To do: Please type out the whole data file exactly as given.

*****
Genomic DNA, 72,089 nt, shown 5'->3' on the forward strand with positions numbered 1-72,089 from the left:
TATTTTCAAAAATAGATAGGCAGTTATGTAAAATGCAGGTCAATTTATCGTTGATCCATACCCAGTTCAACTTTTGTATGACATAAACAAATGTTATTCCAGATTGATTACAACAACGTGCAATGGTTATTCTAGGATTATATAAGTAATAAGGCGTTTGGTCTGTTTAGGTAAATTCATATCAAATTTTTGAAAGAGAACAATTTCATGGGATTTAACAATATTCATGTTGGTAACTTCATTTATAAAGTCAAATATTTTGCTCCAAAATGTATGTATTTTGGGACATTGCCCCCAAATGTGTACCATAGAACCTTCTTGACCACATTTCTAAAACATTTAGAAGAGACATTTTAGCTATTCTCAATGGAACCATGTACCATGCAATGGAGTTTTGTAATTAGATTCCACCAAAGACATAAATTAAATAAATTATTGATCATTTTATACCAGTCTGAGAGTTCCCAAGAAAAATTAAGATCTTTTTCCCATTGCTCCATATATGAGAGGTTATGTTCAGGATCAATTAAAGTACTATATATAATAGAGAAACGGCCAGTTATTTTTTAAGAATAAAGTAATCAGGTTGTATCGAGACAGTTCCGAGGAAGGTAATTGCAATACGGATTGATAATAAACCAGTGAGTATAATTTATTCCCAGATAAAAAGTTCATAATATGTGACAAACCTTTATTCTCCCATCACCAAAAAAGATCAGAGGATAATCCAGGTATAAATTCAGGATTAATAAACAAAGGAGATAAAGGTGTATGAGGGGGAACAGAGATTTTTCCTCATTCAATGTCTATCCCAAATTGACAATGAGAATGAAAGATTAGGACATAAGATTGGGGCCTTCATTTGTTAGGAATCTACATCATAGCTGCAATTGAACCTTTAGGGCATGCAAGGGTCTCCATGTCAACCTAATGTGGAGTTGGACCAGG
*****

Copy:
Genomic DNA, 72,089 nt, shown 5'->3' on the forward strand with positions numbered 1-72,089 from the left:
TATTTTCAAAAATAGATAGGCAGTTATGTAAAATGCAGGTCAATTTATCGTTGATCCATACCCAGTTCAACTTTTGTATGACATAAACAAATGTTATTCCAGATTGATTACAACAACGTGCAATGGTTATTCTAGGATTATATAAGTAATAAGGCGTTTGGTCTGTTTAGGTAAATTCATATCAAATTTTTGAAAGAGAACAATTTCATGGGATTTAACAATATTCATGTTGGTAACTTCATTTATAAAGTCAAATATTTTGCTCCAAAATGTATGTATTTTGGGACATTGCCCCCAAATGTGTACCATAGAACCTTCTTGACCACATTTCTAAAACATTTAGAAGAGACATTTTAGCTATTCTCAATGGAACCATGTACCATGCAATGGAGTTTTGTAATTAGATTCCACCAAAGACATAAATTAAATAAATTATTGATCATTTTATACCAGTCTGAGAGTTCCCAAGAAAAATTAAGATCTTTTTCCCATTGCTCCATATATGAGAGGTTATGTTCAGGATCAATTAAAGTACTATATATAATAGAGAAACGGCCAGTTATTTTTTAAGAATAAAGTAATCAGGTTGTATCGAGACAGTTCCGAGGAAGGTAATTGCAATACGGATTGATAATAAACCAGTGAGTATAATTTATTCCCAGATAAAAAGTTCATAATATGTGACAAACCTTTATTCTCCCATCACCAAAAAAGATCAGAGGATAATCCAGGTATAAATTCAGGATTAATAAACAAAGGAGATAAAGGTGTATGAGGGGGAACAGAGATTTTTCCTCATTCAATGTCTATCCCAAATTGACAATGAGAATGAAAGATTAGGACATAAGATTGGGGCCTTCATTTGTTAGGAATCTACATCATAGCTGCAATTGAACCTTTAGGGCATGCAAGGGTCTCCATGTCAACCTAATGTGGAGTTGGACCAGG